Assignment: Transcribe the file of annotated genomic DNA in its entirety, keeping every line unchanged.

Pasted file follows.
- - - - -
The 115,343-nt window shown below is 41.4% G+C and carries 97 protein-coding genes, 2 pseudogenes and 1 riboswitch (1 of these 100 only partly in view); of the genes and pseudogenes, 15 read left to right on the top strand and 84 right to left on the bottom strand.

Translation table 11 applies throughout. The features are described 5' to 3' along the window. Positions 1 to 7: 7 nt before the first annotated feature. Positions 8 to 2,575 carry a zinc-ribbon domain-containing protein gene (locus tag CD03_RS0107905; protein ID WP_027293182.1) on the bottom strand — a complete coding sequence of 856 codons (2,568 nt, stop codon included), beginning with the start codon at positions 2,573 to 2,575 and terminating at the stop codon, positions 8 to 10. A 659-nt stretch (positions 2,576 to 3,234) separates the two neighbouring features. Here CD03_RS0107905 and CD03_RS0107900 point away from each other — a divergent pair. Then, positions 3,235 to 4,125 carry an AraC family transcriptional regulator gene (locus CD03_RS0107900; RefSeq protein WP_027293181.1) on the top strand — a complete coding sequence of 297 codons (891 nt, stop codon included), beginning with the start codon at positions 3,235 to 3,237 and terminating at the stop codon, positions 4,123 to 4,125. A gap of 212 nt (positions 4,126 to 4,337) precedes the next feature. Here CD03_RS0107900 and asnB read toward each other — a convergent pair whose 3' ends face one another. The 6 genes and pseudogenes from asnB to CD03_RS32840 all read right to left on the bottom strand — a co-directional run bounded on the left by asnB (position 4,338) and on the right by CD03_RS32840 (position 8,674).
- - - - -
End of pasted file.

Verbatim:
The 115,343-nt window shown below is 41.4% G+C and carries 97 protein-coding genes, 2 pseudogenes and 1 riboswitch (1 of these 100 only partly in view); of the genes and pseudogenes, 15 read left to right on the top strand and 84 right to left on the bottom strand.

Translation table 11 applies throughout. The features are described 5' to 3' along the window. Positions 1 to 7: 7 nt before the first annotated feature. Positions 8 to 2,575 carry a zinc-ribbon domain-containing protein gene (locus tag CD03_RS0107905; protein ID WP_027293182.1) on the bottom strand — a complete coding sequence of 856 codons (2,568 nt, stop codon included), beginning with the start codon at positions 2,573 to 2,575 and terminating at the stop codon, positions 8 to 10. A 659-nt stretch (positions 2,576 to 3,234) separates the two neighbouring features. Here CD03_RS0107905 and CD03_RS0107900 point away from each other — a divergent pair. Then, positions 3,235 to 4,125 carry an AraC family transcriptional regulator gene (locus CD03_RS0107900; RefSeq protein WP_027293181.1) on the top strand — a complete coding sequence of 297 codons (891 nt, stop codon included), beginning with the start codon at positions 3,235 to 3,237 and terminating at the stop codon, positions 4,123 to 4,125. A gap of 212 nt (positions 4,126 to 4,337) precedes the next feature. Here CD03_RS0107900 and asnB read toward each other — a convergent pair whose 3' ends face one another. The 6 genes and pseudogenes from asnB to CD03_RS32840 all read right to left on the bottom strand — a co-directional run bounded on the left by asnB (position 4,338) and on the right by CD03_RS32840 (position 8,674).